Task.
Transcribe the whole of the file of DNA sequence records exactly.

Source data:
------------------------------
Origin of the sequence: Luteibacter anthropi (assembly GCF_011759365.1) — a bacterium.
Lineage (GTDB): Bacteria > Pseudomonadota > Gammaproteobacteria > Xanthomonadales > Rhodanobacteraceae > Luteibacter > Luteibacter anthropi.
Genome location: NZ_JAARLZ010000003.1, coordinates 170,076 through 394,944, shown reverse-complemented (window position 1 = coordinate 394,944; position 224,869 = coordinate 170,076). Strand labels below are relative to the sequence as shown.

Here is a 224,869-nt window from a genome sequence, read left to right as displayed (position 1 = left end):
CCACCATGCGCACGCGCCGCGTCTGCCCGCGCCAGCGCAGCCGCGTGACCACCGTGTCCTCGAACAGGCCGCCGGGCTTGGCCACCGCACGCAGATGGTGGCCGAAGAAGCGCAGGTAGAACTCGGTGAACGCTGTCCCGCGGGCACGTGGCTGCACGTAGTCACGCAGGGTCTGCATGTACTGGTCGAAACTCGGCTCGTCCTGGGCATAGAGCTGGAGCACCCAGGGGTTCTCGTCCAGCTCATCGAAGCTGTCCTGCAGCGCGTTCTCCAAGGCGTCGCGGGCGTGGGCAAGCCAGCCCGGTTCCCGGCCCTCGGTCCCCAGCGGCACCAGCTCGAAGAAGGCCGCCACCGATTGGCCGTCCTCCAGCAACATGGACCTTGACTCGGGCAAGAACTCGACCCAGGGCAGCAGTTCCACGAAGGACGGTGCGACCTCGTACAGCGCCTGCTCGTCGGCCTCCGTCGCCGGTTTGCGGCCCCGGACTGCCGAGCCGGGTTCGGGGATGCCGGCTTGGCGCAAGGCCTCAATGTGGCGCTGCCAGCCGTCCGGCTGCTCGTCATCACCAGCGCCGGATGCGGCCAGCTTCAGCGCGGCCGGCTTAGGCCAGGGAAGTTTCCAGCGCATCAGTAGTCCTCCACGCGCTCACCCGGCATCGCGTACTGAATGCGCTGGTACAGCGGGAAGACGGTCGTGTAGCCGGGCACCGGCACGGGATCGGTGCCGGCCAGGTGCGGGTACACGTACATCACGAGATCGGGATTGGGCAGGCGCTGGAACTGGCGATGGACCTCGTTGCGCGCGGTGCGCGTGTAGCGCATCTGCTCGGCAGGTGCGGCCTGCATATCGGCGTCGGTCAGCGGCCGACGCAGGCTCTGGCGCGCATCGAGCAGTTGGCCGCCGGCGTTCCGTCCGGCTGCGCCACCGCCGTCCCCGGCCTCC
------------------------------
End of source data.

Origin of the sequence: Luteibacter anthropi (assembly GCF_011759365.1) — a bacterium.
Lineage (GTDB): Bacteria > Pseudomonadota > Gammaproteobacteria > Xanthomonadales > Rhodanobacteraceae > Luteibacter > Luteibacter anthropi.
Genome location: NZ_JAARLZ010000003.1, coordinates 170,076 through 394,944, shown reverse-complemented (window position 1 = coordinate 394,944; position 224,869 = coordinate 170,076). Strand labels below are relative to the sequence as shown.

Here is a 224,869-nt window from a genome sequence, read left to right as displayed (position 1 = left end):
CCACCATGCGCACGCGCCGCGTCTGCCCGCGCCAGCGCAGCCGCGTGACCACCGTGTCCTCGAACAGGCCGCCGGGCTTGGCCACCGCACGCAGATGGTGGCCGAAGAAGCGCAGGTAGAACTCGGTGAACGCTGTCCCGCGGGCACGTGGCTGCACGTAGTCACGCAGGGTCTGCATGTACTGGTCGAAACTCGGCTCGTCCTGGGCATAGAGCTGGAGCACCCAGGGGTTCTCGTCCAGCTCATCGAAGCTGTCCTGCAGCGCGTTCTCCAAGGCGTCGCGGGCGTGGGCAAGCCAGCCCGGTTCCCGGCCCTCGGTCCCCAGCGGCACCAGCTCGAAGAAGGCCGCCACCGATTGGCCGTCCTCCAGCAACATGGACCTTGACTCGGGCAAGAACTCGACCCAGGGCAGCAGTTCCACGAAGGACGGTGCGACCTCGTACAGCGCCTGCTCGTCGGCCTCCGTCGCCGGTTTGCGGCCCCGGACTGCCGAGCCGGGTTCGGGGATGCCGGCTTGGCGCAAGGCCTCAATGTGGCGCTGCCAGCCGTCCGGCTGCTCGTCATCACCAGCGCCGGATGCGGCCAGCTTCAGCGCGGCCGGCTTAGGCCAGGGAAGTTTCCAGCGCATCAGTAGTCCTCCACGCGCTCACCCGGCATCGCGTACTGAATGCGCTGGTACAGCGGGAAGACGGTCGTGTAGCCGGGCACCGGCACGGGATCGGTGCCGGCCAGGTGCGGGTACACGTACATCACGAGATCGGGATTGGGCAGGCGCTGGAACTGGCGATGGACCTCGTTGCGCGCGGTGCGCGTGTAGCGCATCTGCTCGGCAGGTGCGGCCTGCATATCGGCGTCGGTCAGCGGCCGACGCAGGCTCTGGCGCGCATCGAGCAGTTGGCCGCCGGCGTTCCGTCCGGCTGCGCCACCGCCGTCCCCGGCCTCC